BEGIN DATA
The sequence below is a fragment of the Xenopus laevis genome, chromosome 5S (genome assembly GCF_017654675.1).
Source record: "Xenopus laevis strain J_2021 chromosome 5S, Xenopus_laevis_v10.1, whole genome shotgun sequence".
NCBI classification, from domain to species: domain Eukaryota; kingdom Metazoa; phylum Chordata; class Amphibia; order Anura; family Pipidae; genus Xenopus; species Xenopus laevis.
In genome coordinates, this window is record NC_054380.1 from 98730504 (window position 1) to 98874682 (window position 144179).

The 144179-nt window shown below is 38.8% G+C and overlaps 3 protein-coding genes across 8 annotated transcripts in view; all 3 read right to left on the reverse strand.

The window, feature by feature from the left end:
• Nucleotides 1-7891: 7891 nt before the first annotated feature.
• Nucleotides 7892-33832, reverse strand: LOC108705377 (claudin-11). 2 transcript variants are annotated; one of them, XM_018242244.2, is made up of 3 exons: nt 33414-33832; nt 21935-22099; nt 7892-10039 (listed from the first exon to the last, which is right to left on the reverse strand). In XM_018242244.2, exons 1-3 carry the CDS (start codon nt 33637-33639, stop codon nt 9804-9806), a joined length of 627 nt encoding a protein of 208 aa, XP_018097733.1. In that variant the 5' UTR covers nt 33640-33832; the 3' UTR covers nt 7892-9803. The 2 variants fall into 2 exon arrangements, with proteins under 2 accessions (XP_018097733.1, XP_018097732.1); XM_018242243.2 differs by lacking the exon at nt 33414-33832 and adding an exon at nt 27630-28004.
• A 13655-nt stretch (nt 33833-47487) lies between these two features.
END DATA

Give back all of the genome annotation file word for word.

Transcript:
The sequence below is a fragment of the Xenopus laevis genome, chromosome 5S (genome assembly GCF_017654675.1).
Source record: "Xenopus laevis strain J_2021 chromosome 5S, Xenopus_laevis_v10.1, whole genome shotgun sequence".
NCBI classification, from domain to species: domain Eukaryota; kingdom Metazoa; phylum Chordata; class Amphibia; order Anura; family Pipidae; genus Xenopus; species Xenopus laevis.
In genome coordinates, this window is record NC_054380.1 from 98730504 (window position 1) to 98874682 (window position 144179).

The 144179-nt window shown below is 38.8% G+C and overlaps 3 protein-coding genes across 8 annotated transcripts in view; all 3 read right to left on the reverse strand.

The window, feature by feature from the left end:
• Nucleotides 1-7891: 7891 nt before the first annotated feature.
• Nucleotides 7892-33832, reverse strand: LOC108705377 (claudin-11). 2 transcript variants are annotated; one of them, XM_018242244.2, is made up of 3 exons: nt 33414-33832; nt 21935-22099; nt 7892-10039 (listed from the first exon to the last, which is right to left on the reverse strand). In XM_018242244.2, exons 1-3 carry the CDS (start codon nt 33637-33639, stop codon nt 9804-9806), a joined length of 627 nt encoding a protein of 208 aa, XP_018097733.1. In that variant the 5' UTR covers nt 33640-33832; the 3' UTR covers nt 7892-9803. The 2 variants fall into 2 exon arrangements, with proteins under 2 accessions (XP_018097733.1, XP_018097732.1); XM_018242243.2 differs by lacking the exon at nt 33414-33832 and adding an exon at nt 27630-28004.
• A 13655-nt stretch (nt 33833-47487) lies between these two features.